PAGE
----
1 Answer | Add Yours
It is clear that the storm that dominates in Act III is symbolic of the turmoil that is engulfing Lear's kingdom and Lear himself. It appears that the two major conflicts Lear faces in Act III scene 2 are internal and external. His increasingly unfocused and bizarre comments suggest that he is facing an internal conflict to maintain hold of his sanity. Lear himself recognises that his "wits begin to turn" as he rages against his two ungrateful daughters that have cast him out.
Secondly, Lear obviously faces and comments upon the external conflict he has with his daughters, which has resulted in his exile status as he wanders through the countryside seeking shelter. Notice how Lear addresses the storm in regard to this external conflict:
Rumble they bellyful! Spit, fire! Spout, rain!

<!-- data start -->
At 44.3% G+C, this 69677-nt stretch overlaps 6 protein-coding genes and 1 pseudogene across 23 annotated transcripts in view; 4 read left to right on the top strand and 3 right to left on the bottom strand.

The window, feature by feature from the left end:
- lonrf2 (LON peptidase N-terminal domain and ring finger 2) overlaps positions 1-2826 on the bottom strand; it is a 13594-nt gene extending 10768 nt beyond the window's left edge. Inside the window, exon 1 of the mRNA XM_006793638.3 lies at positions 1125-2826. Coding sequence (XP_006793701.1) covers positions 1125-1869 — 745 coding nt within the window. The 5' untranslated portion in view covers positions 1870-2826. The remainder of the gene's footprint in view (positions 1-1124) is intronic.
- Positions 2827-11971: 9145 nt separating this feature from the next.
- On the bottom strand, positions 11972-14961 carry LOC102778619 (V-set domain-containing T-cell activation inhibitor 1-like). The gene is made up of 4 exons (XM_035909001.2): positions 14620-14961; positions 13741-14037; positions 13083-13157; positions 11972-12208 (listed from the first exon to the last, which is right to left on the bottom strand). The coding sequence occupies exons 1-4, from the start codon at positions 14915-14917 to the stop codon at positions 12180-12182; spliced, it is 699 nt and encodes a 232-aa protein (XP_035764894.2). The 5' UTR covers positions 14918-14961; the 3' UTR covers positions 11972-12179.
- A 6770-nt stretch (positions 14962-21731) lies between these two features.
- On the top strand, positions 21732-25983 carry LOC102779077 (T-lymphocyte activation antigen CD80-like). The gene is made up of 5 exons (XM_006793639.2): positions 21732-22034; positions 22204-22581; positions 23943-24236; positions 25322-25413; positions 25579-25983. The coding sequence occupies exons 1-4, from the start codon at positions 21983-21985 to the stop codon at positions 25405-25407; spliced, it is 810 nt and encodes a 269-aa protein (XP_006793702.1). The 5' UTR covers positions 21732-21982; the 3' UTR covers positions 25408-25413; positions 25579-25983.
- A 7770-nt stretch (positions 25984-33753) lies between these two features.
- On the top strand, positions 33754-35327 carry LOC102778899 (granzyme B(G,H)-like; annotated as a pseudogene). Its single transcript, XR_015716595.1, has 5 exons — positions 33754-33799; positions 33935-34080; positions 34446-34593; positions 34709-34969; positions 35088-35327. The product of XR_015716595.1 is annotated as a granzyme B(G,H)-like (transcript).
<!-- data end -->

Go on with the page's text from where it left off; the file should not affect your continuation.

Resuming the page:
Nor rain, wind, thunder, fire, are my daughters.
I tax not you, you elements, with unkindness;
I never gave you kingdom, called you children.
You owe me no subscription.
Because the storm does not "owe" Lear anything, he encourages it to rage on, in contrast to his "two pernicious daughters," who owe their father a great deal but have done nothing to help him, and instead have spurned him, throwing him out of their houses.
We’ve answered 319,811 questions. We can answer yours, too.Ask a question